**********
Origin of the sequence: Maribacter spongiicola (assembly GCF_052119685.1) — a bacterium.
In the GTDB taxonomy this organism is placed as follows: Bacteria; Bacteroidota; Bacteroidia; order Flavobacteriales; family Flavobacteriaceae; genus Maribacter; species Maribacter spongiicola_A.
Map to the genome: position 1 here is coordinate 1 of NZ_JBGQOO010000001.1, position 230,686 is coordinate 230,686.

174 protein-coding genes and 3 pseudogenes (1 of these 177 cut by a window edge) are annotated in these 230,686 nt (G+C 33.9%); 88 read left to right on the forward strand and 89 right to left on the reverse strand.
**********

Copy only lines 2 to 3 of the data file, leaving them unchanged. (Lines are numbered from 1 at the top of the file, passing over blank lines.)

In the GTDB taxonomy this organism is placed as follows: Bacteria; Bacteroidota; Bacteroidia; order Flavobacteriales; family Flavobacteriaceae; genus Maribacter; species Maribacter spongiicola_A.
Map to the genome: position 1 here is coordinate 1 of NZ_JBGQOO010000001.1, position 230,686 is coordinate 230,686.